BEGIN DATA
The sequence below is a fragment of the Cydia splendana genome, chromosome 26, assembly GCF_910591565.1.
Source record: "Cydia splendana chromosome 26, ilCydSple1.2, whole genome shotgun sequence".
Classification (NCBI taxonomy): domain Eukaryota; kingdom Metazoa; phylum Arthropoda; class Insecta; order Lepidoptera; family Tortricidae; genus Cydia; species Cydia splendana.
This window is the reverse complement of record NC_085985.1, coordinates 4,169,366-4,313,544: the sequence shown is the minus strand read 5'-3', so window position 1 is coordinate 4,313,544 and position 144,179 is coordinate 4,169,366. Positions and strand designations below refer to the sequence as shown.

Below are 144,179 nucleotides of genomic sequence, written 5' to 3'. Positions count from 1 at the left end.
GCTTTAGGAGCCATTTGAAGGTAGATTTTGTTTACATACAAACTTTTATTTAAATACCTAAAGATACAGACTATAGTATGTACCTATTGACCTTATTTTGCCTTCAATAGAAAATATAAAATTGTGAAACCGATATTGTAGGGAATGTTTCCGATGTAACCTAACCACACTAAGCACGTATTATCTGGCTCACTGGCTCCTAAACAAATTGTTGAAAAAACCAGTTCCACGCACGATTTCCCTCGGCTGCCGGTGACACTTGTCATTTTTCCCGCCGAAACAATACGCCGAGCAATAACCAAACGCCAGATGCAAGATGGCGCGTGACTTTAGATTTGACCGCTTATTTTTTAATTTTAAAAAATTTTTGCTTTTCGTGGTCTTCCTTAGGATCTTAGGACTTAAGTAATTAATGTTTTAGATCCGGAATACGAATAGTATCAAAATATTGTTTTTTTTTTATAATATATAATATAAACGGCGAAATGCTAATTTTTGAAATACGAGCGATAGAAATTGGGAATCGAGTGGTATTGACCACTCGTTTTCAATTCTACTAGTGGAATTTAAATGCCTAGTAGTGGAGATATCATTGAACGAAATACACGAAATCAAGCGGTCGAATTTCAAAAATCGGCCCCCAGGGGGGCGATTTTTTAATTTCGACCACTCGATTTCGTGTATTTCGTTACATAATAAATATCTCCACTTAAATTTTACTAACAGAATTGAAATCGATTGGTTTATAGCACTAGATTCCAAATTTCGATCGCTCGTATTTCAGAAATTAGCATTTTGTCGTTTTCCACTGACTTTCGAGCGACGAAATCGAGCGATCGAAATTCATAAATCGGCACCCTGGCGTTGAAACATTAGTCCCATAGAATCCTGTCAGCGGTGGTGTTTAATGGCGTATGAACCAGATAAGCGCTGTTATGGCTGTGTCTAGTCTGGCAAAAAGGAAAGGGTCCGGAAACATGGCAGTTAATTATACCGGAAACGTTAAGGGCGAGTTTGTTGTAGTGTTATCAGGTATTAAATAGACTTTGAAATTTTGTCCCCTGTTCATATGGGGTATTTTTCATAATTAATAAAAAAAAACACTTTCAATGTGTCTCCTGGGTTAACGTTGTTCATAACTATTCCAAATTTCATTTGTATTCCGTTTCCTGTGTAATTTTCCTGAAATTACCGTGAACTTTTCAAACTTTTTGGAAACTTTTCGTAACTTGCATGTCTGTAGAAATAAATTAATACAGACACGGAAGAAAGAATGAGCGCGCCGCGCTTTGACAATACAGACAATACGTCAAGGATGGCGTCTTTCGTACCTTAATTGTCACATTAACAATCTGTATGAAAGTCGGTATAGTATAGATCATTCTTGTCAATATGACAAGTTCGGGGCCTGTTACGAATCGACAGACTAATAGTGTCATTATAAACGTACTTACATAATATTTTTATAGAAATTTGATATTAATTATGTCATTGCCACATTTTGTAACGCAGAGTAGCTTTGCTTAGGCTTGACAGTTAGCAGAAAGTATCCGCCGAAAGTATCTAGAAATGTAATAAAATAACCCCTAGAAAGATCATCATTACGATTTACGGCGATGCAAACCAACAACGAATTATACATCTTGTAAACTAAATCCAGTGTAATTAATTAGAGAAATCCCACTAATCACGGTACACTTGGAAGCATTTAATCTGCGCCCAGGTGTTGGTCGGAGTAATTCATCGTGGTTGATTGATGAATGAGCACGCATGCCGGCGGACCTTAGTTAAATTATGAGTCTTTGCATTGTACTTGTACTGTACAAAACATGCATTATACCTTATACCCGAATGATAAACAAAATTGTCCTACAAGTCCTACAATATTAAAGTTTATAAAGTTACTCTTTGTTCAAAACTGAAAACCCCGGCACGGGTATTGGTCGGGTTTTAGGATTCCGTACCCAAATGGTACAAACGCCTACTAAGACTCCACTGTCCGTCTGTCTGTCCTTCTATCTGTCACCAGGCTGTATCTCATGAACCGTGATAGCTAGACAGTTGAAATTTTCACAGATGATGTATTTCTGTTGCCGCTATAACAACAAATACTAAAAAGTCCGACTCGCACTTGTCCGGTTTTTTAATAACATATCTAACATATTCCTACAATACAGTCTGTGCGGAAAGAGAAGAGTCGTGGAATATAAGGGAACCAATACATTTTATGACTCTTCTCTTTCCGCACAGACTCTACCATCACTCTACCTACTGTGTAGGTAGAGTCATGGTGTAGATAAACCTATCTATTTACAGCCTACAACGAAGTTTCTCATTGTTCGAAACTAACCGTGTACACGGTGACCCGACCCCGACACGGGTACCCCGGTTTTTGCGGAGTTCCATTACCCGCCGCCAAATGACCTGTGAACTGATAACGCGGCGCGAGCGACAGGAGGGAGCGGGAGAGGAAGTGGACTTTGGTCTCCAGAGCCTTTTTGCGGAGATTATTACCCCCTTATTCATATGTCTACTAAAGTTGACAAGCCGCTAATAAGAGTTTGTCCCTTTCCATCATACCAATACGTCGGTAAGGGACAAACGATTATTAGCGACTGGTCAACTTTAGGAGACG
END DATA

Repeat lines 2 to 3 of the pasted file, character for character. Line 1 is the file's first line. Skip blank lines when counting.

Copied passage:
Source record: "Cydia splendana chromosome 26, ilCydSple1.2, whole genome shotgun sequence".
Classification (NCBI taxonomy): domain Eukaryota; kingdom Metazoa; phylum Arthropoda; class Insecta; order Lepidoptera; family Tortricidae; genus Cydia; species Cydia splendana.